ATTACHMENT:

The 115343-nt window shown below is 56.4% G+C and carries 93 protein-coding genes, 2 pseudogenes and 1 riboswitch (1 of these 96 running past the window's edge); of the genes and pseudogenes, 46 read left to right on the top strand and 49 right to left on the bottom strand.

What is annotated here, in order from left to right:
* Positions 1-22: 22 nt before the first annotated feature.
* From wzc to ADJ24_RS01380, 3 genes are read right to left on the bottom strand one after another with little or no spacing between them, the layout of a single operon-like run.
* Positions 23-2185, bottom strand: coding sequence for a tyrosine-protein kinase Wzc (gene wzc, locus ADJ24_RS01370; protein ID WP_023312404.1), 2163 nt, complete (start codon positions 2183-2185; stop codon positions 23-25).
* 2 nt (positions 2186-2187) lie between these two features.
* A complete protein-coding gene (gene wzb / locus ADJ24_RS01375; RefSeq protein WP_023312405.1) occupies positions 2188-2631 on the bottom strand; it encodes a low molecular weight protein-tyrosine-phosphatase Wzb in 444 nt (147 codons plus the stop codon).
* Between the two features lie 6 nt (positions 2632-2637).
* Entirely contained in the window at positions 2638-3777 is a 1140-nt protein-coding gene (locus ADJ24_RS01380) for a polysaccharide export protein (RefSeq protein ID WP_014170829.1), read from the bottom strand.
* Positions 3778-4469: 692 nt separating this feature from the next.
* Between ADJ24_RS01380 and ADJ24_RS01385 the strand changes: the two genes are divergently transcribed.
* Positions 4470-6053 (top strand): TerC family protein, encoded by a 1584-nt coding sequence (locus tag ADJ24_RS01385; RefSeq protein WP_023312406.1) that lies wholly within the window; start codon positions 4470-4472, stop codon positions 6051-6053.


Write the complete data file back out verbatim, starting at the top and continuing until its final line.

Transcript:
The 115343-nt window shown below is 56.4% G+C and carries 93 protein-coding genes, 2 pseudogenes and 1 riboswitch (1 of these 96 running past the window's edge); of the genes and pseudogenes, 46 read left to right on the top strand and 49 right to left on the bottom strand.

What is annotated here, in order from left to right:
* Positions 1-22: 22 nt before the first annotated feature.
* From wzc to ADJ24_RS01380, 3 genes are read right to left on the bottom strand one after another with little or no spacing between them, the layout of a single operon-like run.
* Positions 23-2185, bottom strand: coding sequence for a tyrosine-protein kinase Wzc (gene wzc, locus ADJ24_RS01370; protein ID WP_023312404.1), 2163 nt, complete (start codon positions 2183-2185; stop codon positions 23-25).
* 2 nt (positions 2186-2187) lie between these two features.
* A complete protein-coding gene (gene wzb / locus ADJ24_RS01375; RefSeq protein WP_023312405.1) occupies positions 2188-2631 on the bottom strand; it encodes a low molecular weight protein-tyrosine-phosphatase Wzb in 444 nt (147 codons plus the stop codon).
* Between the two features lie 6 nt (positions 2632-2637).
* Entirely contained in the window at positions 2638-3777 is a 1140-nt protein-coding gene (locus ADJ24_RS01380) for a polysaccharide export protein (RefSeq protein ID WP_014170829.1), read from the bottom strand.
* Positions 3778-4469: 692 nt separating this feature from the next.
* Between ADJ24_RS01380 and ADJ24_RS01385 the strand changes: the two genes are divergently transcribed.
* Positions 4470-6053 (top strand): TerC family protein, encoded by a 1584-nt coding sequence (locus tag ADJ24_RS01385; RefSeq protein WP_023312406.1) that lies wholly within the window; start codon positions 4470-4472, stop codon positions 6051-6053.